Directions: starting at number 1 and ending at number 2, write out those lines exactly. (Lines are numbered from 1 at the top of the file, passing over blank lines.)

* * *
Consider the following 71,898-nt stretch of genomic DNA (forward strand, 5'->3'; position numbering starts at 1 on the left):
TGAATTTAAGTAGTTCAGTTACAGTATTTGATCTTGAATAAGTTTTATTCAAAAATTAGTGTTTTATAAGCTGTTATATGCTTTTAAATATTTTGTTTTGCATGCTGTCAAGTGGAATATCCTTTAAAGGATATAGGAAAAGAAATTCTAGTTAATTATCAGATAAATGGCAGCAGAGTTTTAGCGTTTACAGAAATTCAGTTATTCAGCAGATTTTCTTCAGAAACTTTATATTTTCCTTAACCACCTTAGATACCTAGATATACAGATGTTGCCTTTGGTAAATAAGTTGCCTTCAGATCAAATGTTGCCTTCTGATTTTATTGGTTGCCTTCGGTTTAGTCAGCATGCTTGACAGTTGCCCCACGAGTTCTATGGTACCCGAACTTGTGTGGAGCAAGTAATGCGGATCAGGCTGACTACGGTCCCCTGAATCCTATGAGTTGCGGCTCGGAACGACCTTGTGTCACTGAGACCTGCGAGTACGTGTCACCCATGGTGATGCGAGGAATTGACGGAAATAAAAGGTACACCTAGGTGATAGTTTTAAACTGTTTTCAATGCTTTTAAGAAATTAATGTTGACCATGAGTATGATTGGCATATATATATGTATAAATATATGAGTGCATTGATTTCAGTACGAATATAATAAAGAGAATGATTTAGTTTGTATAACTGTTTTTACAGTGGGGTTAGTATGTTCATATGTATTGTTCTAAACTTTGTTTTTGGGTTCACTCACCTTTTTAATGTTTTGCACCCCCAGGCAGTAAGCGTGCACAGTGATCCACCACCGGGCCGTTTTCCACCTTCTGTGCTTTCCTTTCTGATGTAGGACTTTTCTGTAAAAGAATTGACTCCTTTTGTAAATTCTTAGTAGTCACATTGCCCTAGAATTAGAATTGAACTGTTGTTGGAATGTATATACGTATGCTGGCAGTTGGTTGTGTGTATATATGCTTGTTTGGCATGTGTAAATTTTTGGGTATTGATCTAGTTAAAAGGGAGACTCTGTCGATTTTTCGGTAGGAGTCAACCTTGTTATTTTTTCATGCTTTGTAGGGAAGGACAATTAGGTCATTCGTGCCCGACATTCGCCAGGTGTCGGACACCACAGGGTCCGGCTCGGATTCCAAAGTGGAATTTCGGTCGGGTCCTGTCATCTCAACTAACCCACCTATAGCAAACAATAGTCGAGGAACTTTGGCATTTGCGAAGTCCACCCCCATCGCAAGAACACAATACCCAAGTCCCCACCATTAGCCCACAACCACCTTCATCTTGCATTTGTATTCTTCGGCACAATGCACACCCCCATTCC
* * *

Consider the following 71,898-nt stretch of genomic DNA (forward strand, 5'->3'; position numbering starts at 1 on the left):
TGAATTTAAGTAGTTCAGTTACAGTATTTGATCTTGAATAAGTTTTATTCAAAAATTAGTGTTTTATAAGCTGTTATATGCTTTTAAATATTTTGTTTTGCATGCTGTCAAGTGGAATATCCTTTAAAGGATATAGGAAAAGAAATTCTAGTTAATTATCAGATAAATGGCAGCAGAGTTTTAGCGTTTACAGAAATTCAGTTATTCAGCAGATTTTCTTCAGAAACTTTATATTTTCCTTAACCACCTTAGATACCTAGATATACAGATGTTGCCTTTGGTAAATAAGTTGCCTTCAGATCAAATGTTGCCTTCTGATTTTATTGGTTGCCTTCGGTTTAGTCAGCATGCTTGACAGTTGCCCCACGAGTTCTATGGTACCCGAACTTGTGTGGAGCAAGTAATGCGGATCAGGCTGACTACGGTCCCCTGAATCCTATGAGTTGCGGCTCGGAACGACCTTGTGTCACTGAGACCTGCGAGTACGTGTCACCCATGGTGATGCGAGGAATTGACGGAAATAAAAGGTACACCTAGGTGATAGTTTTAAACTGTTTTCAATGCTTTTAAGAAATTAATGTTGACCATGAGTATGATTGGCATATATATATGTATAAATATATGAGTGCATTGATTTCAGTACGAATATAATAAAGAGAATGATTTAGTTTGTATAACTGTTTTTACAGTGGGGTTAGTATGTTCATATGTATTGTTCTAAACTTTGTTTTTGGGTTCACTCACCTTTTTAATGTTTTGCACCCCCAGGCAGTAAGCGTGCACAGTGATCCACCACCGGGCCGTTTTCCACCTTCTGTGCTTTCCTTTCTGATGTAGGACTTTTCTGTAAAAGAATTGACTCCTTTTGTAAATTCTTAGTAGTCACATTGCCCTAGAATTAGAATTGAACTGTTGTTGGAATGTATATACGTATGCTGGCAGTTGGTTGTGTGTATATATGCTTGTTTGGCATGTGTAAATTTTTGGGTATTGATCTAGTTAAAAGGGAGACTCTGTCGATTTTTCGGTAGGAGTCAACCTTGTTATTTTTTCATGCTTTGTAGGGAAGGACAATTAGGTCATTCGTGCCCGACATTCGCCAGGTGTCGGACACCACAGGGTCCGGCTCGGATTCCAAAGTGGAATTTCGGTCGGGTCCTGTCATCTCAACTAACCCACCTATAGCAAACAATAGTCGAGGAACTTTGGCATTTGCGAAGTCCACCCCCATCGCAAGAACACAATACCCAAGTCCCCACCATTAGCCCACAACCACCTTCATCTTGCATTTGTATTCTTCGGCACAATGCACACCCCCATTCC